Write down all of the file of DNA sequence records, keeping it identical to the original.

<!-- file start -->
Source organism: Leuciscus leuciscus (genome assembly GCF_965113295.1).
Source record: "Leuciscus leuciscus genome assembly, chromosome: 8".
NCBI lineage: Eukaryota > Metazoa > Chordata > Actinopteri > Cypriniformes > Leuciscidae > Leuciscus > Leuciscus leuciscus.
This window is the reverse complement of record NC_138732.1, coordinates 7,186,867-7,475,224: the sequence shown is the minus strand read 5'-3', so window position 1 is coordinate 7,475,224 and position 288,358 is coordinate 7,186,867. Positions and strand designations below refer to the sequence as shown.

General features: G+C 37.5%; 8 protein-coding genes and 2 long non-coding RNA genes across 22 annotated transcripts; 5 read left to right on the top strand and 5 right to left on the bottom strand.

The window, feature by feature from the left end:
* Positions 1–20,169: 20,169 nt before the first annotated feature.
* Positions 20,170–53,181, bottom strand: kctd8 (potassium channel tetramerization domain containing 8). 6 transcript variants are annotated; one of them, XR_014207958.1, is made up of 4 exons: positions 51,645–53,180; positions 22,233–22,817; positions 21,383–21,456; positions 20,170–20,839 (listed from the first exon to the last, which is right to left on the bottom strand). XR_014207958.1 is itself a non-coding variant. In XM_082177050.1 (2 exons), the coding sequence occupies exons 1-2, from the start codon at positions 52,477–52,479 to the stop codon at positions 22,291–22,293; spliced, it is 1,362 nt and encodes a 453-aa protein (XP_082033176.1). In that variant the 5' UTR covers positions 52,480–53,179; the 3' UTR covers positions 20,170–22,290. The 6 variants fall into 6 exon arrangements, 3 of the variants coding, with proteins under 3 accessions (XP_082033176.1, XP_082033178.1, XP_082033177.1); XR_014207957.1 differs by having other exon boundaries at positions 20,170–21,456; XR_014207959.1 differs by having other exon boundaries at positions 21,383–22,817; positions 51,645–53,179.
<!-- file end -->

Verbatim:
Source organism: Leuciscus leuciscus (genome assembly GCF_965113295.1).
Source record: "Leuciscus leuciscus genome assembly, chromosome: 8".
NCBI lineage: Eukaryota > Metazoa > Chordata > Actinopteri > Cypriniformes > Leuciscidae > Leuciscus > Leuciscus leuciscus.
This window is the reverse complement of record NC_138732.1, coordinates 7,186,867-7,475,224: the sequence shown is the minus strand read 5'-3', so window position 1 is coordinate 7,475,224 and position 288,358 is coordinate 7,186,867. Positions and strand designations below refer to the sequence as shown.

General features: G+C 37.5%; 8 protein-coding genes and 2 long non-coding RNA genes across 22 annotated transcripts; 5 read left to right on the top strand and 5 right to left on the bottom strand.

The window, feature by feature from the left end:
* Positions 1–20,169: 20,169 nt before the first annotated feature.
* Positions 20,170–53,181, bottom strand: kctd8 (potassium channel tetramerization domain containing 8). 6 transcript variants are annotated; one of them, XR_014207958.1, is made up of 4 exons: positions 51,645–53,180; positions 22,233–22,817; positions 21,383–21,456; positions 20,170–20,839 (listed from the first exon to the last, which is right to left on the bottom strand). XR_014207958.1 is itself a non-coding variant. In XM_082177050.1 (2 exons), the coding sequence occupies exons 1-2, from the start codon at positions 52,477–52,479 to the stop codon at positions 22,291–22,293; spliced, it is 1,362 nt and encodes a 453-aa protein (XP_082033176.1). In that variant the 5' UTR covers positions 52,480–53,179; the 3' UTR covers positions 20,170–22,290. The 6 variants fall into 6 exon arrangements, 3 of the variants coding, with proteins under 3 accessions (XP_082033176.1, XP_082033178.1, XP_082033177.1); XR_014207957.1 differs by having other exon boundaries at positions 20,170–21,456; XR_014207959.1 differs by having other exon boundaries at positions 21,383–22,817; positions 51,645–53,179.